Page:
I went to Bad Beaver Bikes on Park Street to buy a nice bike because I planned on diving right into becoming a mountain biker, even though I never really rode a bike since the late 1980s.

I bought some bike shorts with the pads in the butt because I was told they are essential. I did not go with the spandex shorts because that is something no man should do.

Despite feeling like a dork, I put on a helmet to ride a bike for the first time in my life. Luckily, my wife and daughters assured me that I look like a dork without the helmet, too, so it did not hurt my image.

Then, I went for a ride and discovered that I absolutely love it. I have been on the bike about an hour every day since I bought it three days before my 47th birthday.

Going in, I figured biking would be either too hard or two easy while riding on the hills of the Mining City. The thing I liked about running was settling into my pace and just going.

It turns out that the easy parts are when you have the most fun, especially on the trails. It is also a decent upper-body workout controlling the bike when heading down hill on the trails around town.

I cannot wait to go try out the trails at Thompson Park and maybe even get in a few rides on the Continental Divide Trail.

For the first time in a couple of years, I actually feel like I can do something kind of athletic. No longer do I feel sad when I get to see other people run down the street.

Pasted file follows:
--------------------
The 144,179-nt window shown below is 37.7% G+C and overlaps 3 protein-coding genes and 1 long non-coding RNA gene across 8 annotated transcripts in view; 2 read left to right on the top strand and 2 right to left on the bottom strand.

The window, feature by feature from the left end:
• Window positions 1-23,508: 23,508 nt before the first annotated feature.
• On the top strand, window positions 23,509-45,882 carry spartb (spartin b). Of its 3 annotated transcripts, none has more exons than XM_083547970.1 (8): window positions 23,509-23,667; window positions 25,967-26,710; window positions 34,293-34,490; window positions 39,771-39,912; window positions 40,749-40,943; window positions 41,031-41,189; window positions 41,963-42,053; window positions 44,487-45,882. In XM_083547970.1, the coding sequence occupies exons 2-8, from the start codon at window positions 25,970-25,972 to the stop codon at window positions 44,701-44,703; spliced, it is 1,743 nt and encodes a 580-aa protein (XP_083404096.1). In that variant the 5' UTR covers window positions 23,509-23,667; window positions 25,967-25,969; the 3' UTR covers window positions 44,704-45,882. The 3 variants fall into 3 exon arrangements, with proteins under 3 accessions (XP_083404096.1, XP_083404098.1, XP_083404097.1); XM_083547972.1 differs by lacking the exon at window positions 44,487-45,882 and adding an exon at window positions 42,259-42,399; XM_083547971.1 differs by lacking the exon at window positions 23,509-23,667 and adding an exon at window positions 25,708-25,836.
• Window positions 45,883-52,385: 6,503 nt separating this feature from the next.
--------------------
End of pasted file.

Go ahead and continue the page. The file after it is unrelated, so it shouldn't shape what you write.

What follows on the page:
I feel like I’m 47 instead of 87.

While I have been biking for less than a month, it has finally filled the huge void left from not being able to run. It helps clear my head.

When the world gets to be too much, I just drop everything and grab my bike.

My first ride, though, was a bit of a rude awakening. I started on the walking trail up town and huffed and puffed my way up past the Mountain Con Mine to the Granite Mountain Memorial.

Then I rode behind Walkerville to the Big M, and planned to zig zag my way down the back side of the M, past Montana Tech and back to the walking trail.

I zoomed around some of the trails and before hitting a path that I thought would easily take me down the hill.

The sign said Aspen Coulee as I turned onto the trail. I was going fast enough that I did not notice the black diamond on the sign. I thought black diamonds were only for skiing.

As I quickly realized I was in way over my head, I hit the brakes on both sides. It was at that moment that I found out that the fancy disk brakes of today’s new bikes are a lot better than the ones I rode as a kid.

I flipped right over the handlebars. The rocks that I landed on were not very soft, but I did not break my collarbone.

My brand-new bike had a few scratches on the handlebars, and I had some scrapes on my hip, elbow, both knees and hands.

I got up, dusted myself off and examined the bike. I looked around to make sure nobody saw what I had just done. Nobody did.

Somehow, though, as my blood dripped on that black diamond trail, I could hear Dr. DiGiovine laughing at me.

— Bill Foley, who did not graduate magna cum lade from Notre Dame, writes a column that appears Tuesdays on Email him at Follow him at